In the late 1990s, Internet radio first began internetto attract attention. But it was not until 2001 that Apple transformed forever how we listen to music with the introduction of the iPod and iTunes. While there were already MP3 players on the market, Apple’s attractive device made waves, and its online store is now the world’s largest music retailer. iTunes has more than 575 million global accounts that generate about $40 a year per account on content sales, according to market research firm Asymco.

However, sales of music downloads from the iTunes store are falling. Other content, in particular apps, now represent a larger share of retail sales, because many consumers now use their smartphones to connect to iTunes, Pandora, Spotify, iHeartRadio, and other music streaming apps and services.

We’re on the cusp of yet another paradigm shift with the onslaught of online streaming and Internet radio services. Apple got the buzz going again when it introduced iTunes Radio at its Worldwide Developers Conference (WWDC).

Slated for release this fall, iTunes Radio is a free Internet radio service featuring several hundred radio stations and an extensive catalog of music from the iTunes Store. Apple also inked deals with all three major music labels: Universal Music, Warner Music, and its publishing arm, Warner/Chapell, and Sony Music.

iTunes Radio is available for free with advertising and ad-free for those who subscribe to iTunes Match. Apple plans to sell ads through iAd, its mobile ad business. Consider the larger implications for a vibrant, micro-targeted business model based on Apple knowing its customers and their preferences. This business model has the potential to boost download sales from iTunes, and could potentially offer artists and labels a revenue share based on ad sales.

Meanwhile, Google has introduced its newest streaming music service, Google Play All Access, which it calls “radio without rules.” The service offers a deep catalog of songs on demand, as well as interactive bells and whistles like new music recommendations, and playlist building and sharing. Listeners can combine their own music and albums with streaming audio to create one library, in one interface. Warner Music Group recently cut deals for two Google streaming services — one attached to YouTube, the other to Google Play.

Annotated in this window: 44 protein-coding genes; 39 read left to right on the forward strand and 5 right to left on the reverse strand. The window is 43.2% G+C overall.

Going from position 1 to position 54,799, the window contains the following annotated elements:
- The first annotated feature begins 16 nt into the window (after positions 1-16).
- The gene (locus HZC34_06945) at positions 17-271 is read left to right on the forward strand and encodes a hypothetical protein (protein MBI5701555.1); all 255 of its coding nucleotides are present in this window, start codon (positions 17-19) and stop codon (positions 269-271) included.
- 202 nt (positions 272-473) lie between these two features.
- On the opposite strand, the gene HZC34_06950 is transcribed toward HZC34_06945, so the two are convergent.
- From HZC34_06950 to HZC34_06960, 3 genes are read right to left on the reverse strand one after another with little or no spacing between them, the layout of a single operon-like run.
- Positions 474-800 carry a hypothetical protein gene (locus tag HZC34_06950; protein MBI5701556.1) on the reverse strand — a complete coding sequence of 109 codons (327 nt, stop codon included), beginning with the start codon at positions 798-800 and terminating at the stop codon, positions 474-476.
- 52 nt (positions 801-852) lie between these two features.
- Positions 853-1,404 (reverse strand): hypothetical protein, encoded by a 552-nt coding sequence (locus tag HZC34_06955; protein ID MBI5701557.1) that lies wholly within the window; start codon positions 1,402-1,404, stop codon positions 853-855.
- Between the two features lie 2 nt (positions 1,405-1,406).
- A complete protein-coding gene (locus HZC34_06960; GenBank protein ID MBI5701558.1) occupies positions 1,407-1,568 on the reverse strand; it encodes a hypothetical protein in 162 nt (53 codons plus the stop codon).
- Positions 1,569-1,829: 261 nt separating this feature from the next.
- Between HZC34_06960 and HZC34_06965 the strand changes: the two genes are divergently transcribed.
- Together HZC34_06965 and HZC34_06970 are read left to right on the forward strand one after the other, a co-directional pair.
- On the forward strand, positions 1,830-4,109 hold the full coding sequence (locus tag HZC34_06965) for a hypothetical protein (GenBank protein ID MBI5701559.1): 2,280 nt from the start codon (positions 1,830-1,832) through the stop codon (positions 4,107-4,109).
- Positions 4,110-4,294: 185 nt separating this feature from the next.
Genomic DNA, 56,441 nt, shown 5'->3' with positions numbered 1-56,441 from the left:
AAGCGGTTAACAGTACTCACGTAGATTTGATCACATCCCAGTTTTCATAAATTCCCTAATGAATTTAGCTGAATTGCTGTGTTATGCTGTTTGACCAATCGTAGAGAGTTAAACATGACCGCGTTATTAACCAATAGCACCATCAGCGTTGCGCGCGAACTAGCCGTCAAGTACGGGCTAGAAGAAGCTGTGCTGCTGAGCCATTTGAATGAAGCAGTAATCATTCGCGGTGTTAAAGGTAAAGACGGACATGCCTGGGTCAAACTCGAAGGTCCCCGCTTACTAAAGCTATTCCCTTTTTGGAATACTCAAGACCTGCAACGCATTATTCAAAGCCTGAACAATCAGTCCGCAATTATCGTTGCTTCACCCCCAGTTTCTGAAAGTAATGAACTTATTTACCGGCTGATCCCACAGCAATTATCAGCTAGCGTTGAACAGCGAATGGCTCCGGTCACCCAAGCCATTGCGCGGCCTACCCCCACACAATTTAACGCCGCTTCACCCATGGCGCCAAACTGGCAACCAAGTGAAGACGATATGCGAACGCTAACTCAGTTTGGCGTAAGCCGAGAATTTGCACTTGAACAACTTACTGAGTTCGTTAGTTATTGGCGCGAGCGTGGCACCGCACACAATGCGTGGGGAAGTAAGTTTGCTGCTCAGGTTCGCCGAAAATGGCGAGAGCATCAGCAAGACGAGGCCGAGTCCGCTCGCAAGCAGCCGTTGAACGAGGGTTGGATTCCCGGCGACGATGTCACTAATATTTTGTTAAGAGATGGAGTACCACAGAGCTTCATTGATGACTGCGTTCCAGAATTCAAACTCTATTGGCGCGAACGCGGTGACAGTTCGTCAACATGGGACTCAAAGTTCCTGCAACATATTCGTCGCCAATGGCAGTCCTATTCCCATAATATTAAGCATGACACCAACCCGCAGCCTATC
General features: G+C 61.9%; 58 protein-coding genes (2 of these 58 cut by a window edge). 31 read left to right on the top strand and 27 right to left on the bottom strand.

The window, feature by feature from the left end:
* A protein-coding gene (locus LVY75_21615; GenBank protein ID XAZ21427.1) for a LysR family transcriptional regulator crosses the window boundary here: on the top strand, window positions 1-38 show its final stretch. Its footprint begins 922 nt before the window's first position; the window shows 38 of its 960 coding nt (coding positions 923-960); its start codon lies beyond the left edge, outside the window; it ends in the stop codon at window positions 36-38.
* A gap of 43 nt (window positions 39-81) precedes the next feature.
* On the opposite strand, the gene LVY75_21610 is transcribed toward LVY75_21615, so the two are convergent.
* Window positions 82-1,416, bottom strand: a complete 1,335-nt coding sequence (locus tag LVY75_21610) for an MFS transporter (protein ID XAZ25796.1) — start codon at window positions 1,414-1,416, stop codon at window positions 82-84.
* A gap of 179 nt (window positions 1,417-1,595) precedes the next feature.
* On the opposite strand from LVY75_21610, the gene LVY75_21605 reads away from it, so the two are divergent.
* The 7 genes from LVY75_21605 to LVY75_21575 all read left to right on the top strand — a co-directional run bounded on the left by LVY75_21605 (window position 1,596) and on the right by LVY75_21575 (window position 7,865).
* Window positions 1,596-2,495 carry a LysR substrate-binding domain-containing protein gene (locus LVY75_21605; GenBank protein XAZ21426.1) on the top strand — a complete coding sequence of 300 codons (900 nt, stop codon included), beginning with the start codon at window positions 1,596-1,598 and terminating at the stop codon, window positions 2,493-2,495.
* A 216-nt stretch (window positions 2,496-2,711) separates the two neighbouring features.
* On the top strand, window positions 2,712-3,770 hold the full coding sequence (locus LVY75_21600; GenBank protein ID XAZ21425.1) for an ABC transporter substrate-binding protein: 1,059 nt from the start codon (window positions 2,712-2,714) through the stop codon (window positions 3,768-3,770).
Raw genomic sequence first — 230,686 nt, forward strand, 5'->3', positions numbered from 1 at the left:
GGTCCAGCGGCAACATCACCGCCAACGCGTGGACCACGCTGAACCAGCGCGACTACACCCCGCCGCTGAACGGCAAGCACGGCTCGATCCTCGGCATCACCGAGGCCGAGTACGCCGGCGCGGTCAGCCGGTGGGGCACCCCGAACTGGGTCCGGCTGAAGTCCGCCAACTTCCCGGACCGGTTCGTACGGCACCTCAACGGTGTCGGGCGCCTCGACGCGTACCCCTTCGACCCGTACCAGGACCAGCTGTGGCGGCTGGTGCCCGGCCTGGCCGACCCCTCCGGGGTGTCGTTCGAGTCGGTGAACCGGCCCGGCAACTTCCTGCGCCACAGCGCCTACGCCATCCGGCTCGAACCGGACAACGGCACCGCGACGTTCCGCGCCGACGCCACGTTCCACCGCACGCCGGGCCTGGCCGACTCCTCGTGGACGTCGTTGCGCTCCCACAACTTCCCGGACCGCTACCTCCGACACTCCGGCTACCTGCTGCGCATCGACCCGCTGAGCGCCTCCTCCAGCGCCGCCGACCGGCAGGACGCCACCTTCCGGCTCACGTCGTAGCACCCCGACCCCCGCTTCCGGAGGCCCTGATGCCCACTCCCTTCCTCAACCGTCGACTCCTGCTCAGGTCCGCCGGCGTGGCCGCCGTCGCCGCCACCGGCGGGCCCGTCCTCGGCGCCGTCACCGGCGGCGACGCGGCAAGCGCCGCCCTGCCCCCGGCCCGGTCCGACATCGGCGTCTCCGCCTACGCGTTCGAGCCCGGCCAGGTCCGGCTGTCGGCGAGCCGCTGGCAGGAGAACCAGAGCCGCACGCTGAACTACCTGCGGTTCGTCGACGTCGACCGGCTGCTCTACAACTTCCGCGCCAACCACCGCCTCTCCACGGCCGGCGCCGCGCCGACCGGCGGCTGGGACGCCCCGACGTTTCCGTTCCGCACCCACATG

The hitch for Google is that while this service is available across all devices for a monthly fee of $9.99, people associate Google with free services and this new model is built on monetizing traffic.

Steering the Market

Currently, Pandora leads the Internet radio pack with 70 million active listeners, available in the U.S., Australia and New Zealand. Founded in 2000, Pandora uses its music analysis algorithms to evaluate hundreds of musical details in every song then builds personalized playlists for users. Pandora offers a free, ad-supoported services as well as a subscription service called Pandora One.

Second to Pandora is the Swedish company Spotify, with 20 million active users, and about six million paying subscribers, one million of which are in the US. Apple, meanwhile, wants to quickly roll out the service in up to a dozen countries, including the U.S., U.K., France, Germany, Australia, and Japan.

Spotify subscribers pay a fee for mobile access to its on-demand platform, as do subscribers to other services like Rhapsody and Rdio. And even longtime streaming holdout Metallica signed an exclusive deal with Spotify. These Internet Radio companies pay millions of dollars to rights holders. As Pandora, Spotify and others have entered the music scene, piracy has fallen.

Access Industries recently made a $60 million investment in Beats Electronics’ streaming service Daisy, which grew out of the sale of startup MOG. Pandora, Spotify, Rhapsody, Deeze, Muvee Music and others continue to give consumers more choices.

Competition will be a catalyst for growing this market, and new business models will evolve that will work for the artists, copyright owners and ultimately for consumers. Let the music begin.

Susan can be reached at

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